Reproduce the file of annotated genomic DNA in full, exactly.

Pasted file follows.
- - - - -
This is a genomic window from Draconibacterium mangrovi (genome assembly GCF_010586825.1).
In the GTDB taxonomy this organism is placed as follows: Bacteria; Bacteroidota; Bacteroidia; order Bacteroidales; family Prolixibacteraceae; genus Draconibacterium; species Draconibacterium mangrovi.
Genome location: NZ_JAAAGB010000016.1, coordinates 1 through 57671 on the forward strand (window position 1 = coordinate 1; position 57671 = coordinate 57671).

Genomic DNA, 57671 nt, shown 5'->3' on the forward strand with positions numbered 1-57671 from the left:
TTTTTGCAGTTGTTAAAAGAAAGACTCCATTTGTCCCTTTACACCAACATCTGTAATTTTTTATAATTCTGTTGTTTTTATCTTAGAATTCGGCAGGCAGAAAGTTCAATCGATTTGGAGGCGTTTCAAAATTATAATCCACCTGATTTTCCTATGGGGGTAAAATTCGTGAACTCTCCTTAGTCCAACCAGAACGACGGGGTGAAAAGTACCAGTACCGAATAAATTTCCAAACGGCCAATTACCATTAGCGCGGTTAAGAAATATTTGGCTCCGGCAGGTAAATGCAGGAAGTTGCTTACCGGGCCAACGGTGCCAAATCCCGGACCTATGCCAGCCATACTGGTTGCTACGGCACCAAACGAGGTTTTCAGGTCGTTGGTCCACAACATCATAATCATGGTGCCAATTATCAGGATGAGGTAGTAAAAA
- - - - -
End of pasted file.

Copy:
This is a genomic window from Draconibacterium mangrovi (genome assembly GCF_010586825.1).
In the GTDB taxonomy this organism is placed as follows: Bacteria; Bacteroidota; Bacteroidia; order Bacteroidales; family Prolixibacteraceae; genus Draconibacterium; species Draconibacterium mangrovi.
Genome location: NZ_JAAAGB010000016.1, coordinates 1 through 57671 on the forward strand (window position 1 = coordinate 1; position 57671 = coordinate 57671).

Genomic DNA, 57671 nt, shown 5'->3' on the forward strand with positions numbered 1-57671 from the left:
TTTTTGCAGTTGTTAAAAGAAAGACTCCATTTGTCCCTTTACACCAACATCTGTAATTTTTTATAATTCTGTTGTTTTTATCTTAGAATTCGGCAGGCAGAAAGTTCAATCGATTTGGAGGCGTTTCAAAATTATAATCCACCTGATTTTCCTATGGGGGTAAAATTCGTGAACTCTCCTTAGTCCAACCAGAACGACGGGGTGAAAAGTACCAGTACCGAATAAATTTCCAAACGGCCAATTACCATTAGCGCGGTTAAGAAATATTTGGCTCCGGCAGGTAAATGCAGGAAGTTGCTTACCGGGCCAACGGTGCCAAATCCCGGACCTATGCCAGCCATACTGGTTGCTACGGCACCAAACGAGGTTTTCAGGTCGTTGGTCCACAACATCATAATCATGGTGCCAATTATCAGGATGAGGTAGTAAAAA